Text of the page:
After a few years the Tarrant family bought the building and turned it into the Tivoli Ballroom. Phil Tarrant also owned the service station opposite Bistre Church. The Chester Chronicle February 20th 1965 reported on the opening of the Tivoli ballroom: "More then 600 guests are expected at the opening (tonight, Friday) of what is described as "North Wales' grandest ballroom and entertainment centre" - The Tivoli at Buckley." It was then thought to have been leased to a Mr Roy Miller of Liverpool c. 1970 - 71 who turned it into a successful nightclub.


Alec Johnston (?) did the conversion work from a ballroom to a nightclub and the interior was based on the Kon-Tiki expedition, Christmas Island with idols. (The Kon-Tiki was a raft which crossed the Pacific from Peru to the Pacific Islands). There was also "Cupid's Bar" upstairs at the back. Don Millward was the first manager for a few months, followed by Alec Johnston. It still retained the Tivoli name.


On Sunday nights: the pensioners had it for ballroom dancing - no alcohol

On Mondays the under-15s had it - no alcohol

Tuesday was rock night

Weds: disco night - two of the DJs were Danny and Mickey Jackson

Friday: a group and cabaret


There was a resident group called Fairground. Other names to appear here were: Gerry Marsden, Russ Abbott, Carl Denver, Roger Whittaker, Marty Wilde, Cy Tucker, Joseph Locke, The Dallas Boys (?).


The balcony was used for Bingo sessions Monday to Saturday. Alec and his wife Val had a flat, in which the haunted projection room was their kitchen.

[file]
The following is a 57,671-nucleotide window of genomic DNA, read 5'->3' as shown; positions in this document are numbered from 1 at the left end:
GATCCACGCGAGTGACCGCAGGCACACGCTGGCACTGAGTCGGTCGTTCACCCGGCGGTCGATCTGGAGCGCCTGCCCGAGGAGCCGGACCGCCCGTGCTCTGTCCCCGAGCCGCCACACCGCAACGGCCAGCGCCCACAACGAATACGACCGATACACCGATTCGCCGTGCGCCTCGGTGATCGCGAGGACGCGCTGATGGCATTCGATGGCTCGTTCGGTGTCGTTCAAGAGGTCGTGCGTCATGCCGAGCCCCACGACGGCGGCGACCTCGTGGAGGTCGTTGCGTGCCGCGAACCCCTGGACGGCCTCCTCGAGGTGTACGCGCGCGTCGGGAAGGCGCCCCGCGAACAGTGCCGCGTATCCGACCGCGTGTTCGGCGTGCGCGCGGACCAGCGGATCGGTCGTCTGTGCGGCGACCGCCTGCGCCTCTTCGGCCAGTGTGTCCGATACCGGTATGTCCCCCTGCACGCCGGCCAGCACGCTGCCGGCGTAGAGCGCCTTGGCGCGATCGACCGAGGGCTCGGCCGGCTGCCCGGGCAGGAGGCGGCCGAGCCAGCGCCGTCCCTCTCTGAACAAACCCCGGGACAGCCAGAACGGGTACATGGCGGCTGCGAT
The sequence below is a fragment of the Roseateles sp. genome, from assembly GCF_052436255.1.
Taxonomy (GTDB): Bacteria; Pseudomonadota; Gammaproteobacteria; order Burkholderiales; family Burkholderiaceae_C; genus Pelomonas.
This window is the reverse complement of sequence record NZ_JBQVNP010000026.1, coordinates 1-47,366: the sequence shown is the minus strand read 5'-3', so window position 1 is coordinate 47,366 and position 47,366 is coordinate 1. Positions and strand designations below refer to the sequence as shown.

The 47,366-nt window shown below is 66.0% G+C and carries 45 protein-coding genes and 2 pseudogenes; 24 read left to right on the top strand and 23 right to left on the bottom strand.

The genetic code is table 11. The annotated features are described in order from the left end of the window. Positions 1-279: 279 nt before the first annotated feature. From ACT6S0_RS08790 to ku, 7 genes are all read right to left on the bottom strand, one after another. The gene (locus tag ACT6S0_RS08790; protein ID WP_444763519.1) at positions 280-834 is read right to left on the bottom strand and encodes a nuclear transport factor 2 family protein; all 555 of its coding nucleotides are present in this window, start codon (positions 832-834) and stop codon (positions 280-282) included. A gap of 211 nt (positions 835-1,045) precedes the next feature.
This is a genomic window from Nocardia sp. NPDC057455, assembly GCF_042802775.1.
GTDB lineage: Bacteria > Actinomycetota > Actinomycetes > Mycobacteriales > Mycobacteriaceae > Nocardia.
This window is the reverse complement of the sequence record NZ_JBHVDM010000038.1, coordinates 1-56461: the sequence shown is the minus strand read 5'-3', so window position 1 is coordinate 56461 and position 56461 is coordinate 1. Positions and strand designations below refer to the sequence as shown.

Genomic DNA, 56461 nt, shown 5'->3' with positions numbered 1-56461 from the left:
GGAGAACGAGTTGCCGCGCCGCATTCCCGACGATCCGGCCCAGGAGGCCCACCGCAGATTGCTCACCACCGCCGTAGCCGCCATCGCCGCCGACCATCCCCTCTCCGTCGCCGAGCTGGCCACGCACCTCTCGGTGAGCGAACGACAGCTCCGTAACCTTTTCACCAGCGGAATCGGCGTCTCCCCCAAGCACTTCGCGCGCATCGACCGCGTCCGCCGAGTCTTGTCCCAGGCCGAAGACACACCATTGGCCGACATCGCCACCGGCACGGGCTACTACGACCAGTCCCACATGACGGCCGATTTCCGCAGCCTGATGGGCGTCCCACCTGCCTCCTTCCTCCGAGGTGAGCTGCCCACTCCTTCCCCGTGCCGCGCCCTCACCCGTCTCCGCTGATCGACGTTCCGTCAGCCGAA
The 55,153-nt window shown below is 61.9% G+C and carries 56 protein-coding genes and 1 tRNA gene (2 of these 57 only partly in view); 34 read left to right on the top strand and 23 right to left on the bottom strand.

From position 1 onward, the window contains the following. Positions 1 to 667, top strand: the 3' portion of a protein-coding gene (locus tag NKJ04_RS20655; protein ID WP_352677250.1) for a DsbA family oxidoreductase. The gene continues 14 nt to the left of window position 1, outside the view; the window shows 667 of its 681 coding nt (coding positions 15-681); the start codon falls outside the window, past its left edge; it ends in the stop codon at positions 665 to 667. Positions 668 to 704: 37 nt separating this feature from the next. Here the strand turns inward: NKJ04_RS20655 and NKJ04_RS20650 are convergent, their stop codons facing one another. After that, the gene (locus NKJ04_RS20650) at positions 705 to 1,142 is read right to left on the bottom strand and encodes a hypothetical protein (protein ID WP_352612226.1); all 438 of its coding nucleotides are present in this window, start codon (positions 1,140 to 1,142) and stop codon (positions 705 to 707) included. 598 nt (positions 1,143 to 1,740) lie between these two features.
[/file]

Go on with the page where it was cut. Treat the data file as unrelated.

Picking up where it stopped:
It passed through various proprietors as a nightclub, having one time changed its name to 'Trends' though it soon reverted back to the familiar 'Tivoli', as we know it today.


Around 1973, Roy Miller gave up the lease and Phil Tarrant, the owner, took it back and continued running it. (It is at this time it may have been called "Trends"). I think Howard Croft then took over the running of it. Various people have run the Tivoli as a nightclub including Luminar Leisure plc.


Through the1980s and early 1990s, the Tivoli was run as one of the best music entertainment venues in North Wales. Its forward thinking owner, Howard Croft (he now runs the venue "Madhouse" in Liverpool [2008]) at the time saw a gap in the market and made Thursday nights available for local, national and later international rock and folk bands. Some familiar circuit bands included Dumpy's Rusty Nuts, Engine, You Slosh, Balaam and the Angel and Dizzy Mama. Of national and international fame, the Tivoli played host to Magnum, Love/Hate, the Quireboys, Adrian Smith, Bruce Dickinson and Paul Dianno (of Iron Maiden), Mordred, Anathema and Lisa Dominique! To name but a few.


As a concert venue and nightclub it certainly made its mark as it saw people travelling from all over north west England and Wales for a night out at the Tivoli. Monday nights saw performances by popular contemporary artists and celebrities. Wednesday nights were given over to 'Indie' music, with live acts followed by a disco and Thursday nights for rock and heavy metal. Before long, it was noticed that the popularity of Thursday nights was superseding the general Saturday night 'pop' disco and a rock night was formed on Saturday nights in addition to the Thursday 'live band' performances. The owner was indeed an entrepreneur as he saw potential in providing free buses from Chester and Wrexham for his indie, rock and heavy metal audiences. At this time the Tivoli was certainly the place to be!



Author: Shone, Roger and others


Year = 2003

Month = October

Building = Commercial

Extra = 2000s